Raw Greens

Raw greens are an important part of our cuisine here. One of the primary benefits of living here in Hawaii is the year-round availability of a wide variety of raw greens. We have, of course, the familiar:

  • lettuce
  • kale
  • collards
  • broccoli rabe / Chinese broccoli
  • radicchio
  • mizuna
  • chickory
  • arrugula
  • asparagus

There is also a selection of tropical perennial greens that we have around:

  • katuk (Sauropus androgynus)
  • Okinawan spinach (Gynura crepidioides)
  • moringa (Moringa oleifera)
  • edible hibiscus (Hibiscus manihot, H. sabdariffa)

The perennials form the backbone of our greens supply, needing very little care, they just keep on pumping out good food for years. Some of them take a little getting used to, and they probably wouldn’t stand on their own, but when blended into a mixed salad, the result is delicious and offers a broad spectrum of nutrients.

The perennials also include several of the annuals above; the kale and the various chickories just keep on growing. Event the lettuce and radicchio will keep going: when we harvest, we cut high on the plant so the main stalk is mostly intact in the ground. It starts sprouting new leaves soon, and before long, you have a whole second harvest ready. Most of these annuals succumb to the wetness and rot within a year, but the kale lasts for many years.

Bitter is Better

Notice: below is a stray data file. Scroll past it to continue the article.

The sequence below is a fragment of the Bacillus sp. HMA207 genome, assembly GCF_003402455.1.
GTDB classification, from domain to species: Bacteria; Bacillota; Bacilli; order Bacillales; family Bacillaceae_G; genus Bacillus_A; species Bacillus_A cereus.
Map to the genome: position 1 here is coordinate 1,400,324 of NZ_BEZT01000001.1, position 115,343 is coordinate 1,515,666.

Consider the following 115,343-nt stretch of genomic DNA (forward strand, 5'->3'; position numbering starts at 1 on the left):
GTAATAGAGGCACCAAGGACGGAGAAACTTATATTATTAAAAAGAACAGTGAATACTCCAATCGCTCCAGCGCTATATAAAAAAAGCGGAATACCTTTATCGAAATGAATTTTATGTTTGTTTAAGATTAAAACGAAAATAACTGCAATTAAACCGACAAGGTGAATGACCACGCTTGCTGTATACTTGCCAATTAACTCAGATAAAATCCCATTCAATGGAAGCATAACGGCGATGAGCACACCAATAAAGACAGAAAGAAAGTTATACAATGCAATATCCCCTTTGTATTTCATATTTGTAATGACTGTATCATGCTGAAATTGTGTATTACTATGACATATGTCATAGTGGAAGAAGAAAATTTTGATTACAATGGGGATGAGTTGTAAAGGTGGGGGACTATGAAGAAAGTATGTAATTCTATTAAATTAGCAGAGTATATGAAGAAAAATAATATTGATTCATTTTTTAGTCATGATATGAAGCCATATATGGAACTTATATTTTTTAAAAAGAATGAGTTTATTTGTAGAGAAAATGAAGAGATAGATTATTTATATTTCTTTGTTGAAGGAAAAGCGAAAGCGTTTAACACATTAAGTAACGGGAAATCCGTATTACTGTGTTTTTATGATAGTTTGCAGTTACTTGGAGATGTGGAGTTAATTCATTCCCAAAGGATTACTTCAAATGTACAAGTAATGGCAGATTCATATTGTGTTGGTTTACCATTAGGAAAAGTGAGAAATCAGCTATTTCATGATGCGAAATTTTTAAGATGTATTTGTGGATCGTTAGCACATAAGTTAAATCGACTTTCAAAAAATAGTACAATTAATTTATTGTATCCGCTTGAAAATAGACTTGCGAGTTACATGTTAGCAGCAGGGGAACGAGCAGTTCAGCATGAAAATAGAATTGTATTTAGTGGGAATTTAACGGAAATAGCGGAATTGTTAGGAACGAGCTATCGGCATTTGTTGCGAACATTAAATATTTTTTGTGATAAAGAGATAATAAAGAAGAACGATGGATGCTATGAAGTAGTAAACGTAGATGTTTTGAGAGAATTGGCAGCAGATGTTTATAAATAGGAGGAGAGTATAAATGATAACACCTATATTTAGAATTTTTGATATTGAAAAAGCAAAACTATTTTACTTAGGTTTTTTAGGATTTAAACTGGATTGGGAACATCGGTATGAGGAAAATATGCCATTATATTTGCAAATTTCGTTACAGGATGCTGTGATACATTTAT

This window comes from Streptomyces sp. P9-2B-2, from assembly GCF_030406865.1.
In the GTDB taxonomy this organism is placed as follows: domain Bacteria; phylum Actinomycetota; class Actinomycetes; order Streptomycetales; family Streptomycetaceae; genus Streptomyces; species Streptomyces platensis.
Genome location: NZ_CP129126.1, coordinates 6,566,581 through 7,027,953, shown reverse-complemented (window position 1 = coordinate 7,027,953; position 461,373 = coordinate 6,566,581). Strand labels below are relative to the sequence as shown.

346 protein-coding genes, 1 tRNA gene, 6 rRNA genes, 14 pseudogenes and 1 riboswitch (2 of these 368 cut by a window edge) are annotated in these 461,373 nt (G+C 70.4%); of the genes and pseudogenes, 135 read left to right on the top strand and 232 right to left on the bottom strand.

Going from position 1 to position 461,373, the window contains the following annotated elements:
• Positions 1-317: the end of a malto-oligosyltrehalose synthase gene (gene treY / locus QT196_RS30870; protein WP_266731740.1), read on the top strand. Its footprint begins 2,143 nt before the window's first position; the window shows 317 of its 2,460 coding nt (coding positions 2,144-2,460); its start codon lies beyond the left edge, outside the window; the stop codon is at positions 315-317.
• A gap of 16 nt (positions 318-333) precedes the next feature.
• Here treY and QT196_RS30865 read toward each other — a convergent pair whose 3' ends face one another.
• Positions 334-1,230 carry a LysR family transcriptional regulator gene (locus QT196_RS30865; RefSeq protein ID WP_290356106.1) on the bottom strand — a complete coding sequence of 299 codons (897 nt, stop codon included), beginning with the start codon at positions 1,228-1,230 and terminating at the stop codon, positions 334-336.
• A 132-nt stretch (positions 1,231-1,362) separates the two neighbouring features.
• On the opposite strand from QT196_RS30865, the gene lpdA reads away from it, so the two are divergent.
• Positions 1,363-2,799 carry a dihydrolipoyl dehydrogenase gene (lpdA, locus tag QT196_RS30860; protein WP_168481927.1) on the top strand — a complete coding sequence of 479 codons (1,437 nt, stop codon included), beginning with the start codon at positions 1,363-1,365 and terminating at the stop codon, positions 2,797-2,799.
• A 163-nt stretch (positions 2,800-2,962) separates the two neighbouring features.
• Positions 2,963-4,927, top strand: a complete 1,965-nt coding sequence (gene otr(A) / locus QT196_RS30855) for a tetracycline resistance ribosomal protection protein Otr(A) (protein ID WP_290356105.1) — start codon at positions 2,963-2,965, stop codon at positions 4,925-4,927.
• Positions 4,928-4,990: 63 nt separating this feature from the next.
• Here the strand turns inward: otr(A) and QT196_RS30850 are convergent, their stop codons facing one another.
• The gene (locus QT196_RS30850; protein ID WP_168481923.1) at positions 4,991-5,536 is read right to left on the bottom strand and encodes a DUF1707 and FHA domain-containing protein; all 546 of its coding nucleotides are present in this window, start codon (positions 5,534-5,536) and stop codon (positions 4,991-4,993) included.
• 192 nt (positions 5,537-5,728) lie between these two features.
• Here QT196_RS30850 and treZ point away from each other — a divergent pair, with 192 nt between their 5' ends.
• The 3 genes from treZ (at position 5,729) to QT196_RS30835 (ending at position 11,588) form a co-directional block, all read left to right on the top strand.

I think raw greens are one of the best healing foods you can eat. Most of them are bitter, which supplies nutrients and medicinals that are largely missing from the western sweet/bland/rich diet, and in fact provides a balance to that diet by stimulating the proper digestion of fats. The fiber also slows down the absorption of starches and sugars.

Learning to like and crave bitter greens supports a very healthy shift away from an unbalanced diet through the maturation of the palate. You will eat more healthily not because you think you should but because those are the foods you hunger for. This shift in the palate also allows you to make more intuitive choices about what you should eat at any particular moment because your intuition will be less hampered by habitual choices. You’ll crave sugar less, and find much less sweet things (like fruit or even vegetables) more satisfying to your desire for sweetness. The downside is you’ll probably begin to find most industrial food products distasteful; overly sweet and salted with alarming off-flavors you probably never noticed before.

Additionally, eating raw greens fresh from the garden revitalizes your intestinal flora by supplying live indigenous microorganisms. It gives your immune system a boost by fostering a more balanced and diverse culture of microorganisms in your digestive tract. We wash our own garden greens as little as possible for this reason. If this alarms you, I suggest you look into the importance of the symbiotic partnerships with various microorganisms our bodies rely on to stay alive. It’s a zoo in there and that is natural and healthy!


We typically dress our raw greens with some kind of vinaigrette. Vinegar is helpful in balancing the bitterness of the greens, and performs an important function in mineral absorption. Greens are an excellent source of minerals and the acetic acid in vinegar makes these minerals more available for uptake by chelation.

We like apple cider vinegar, rice vinegar, balsamic vinegar and various wine vinegars. I guess that means we only don’t like white vinegar! White vinegar makes a good cleaning product when mixed with certain essential oils.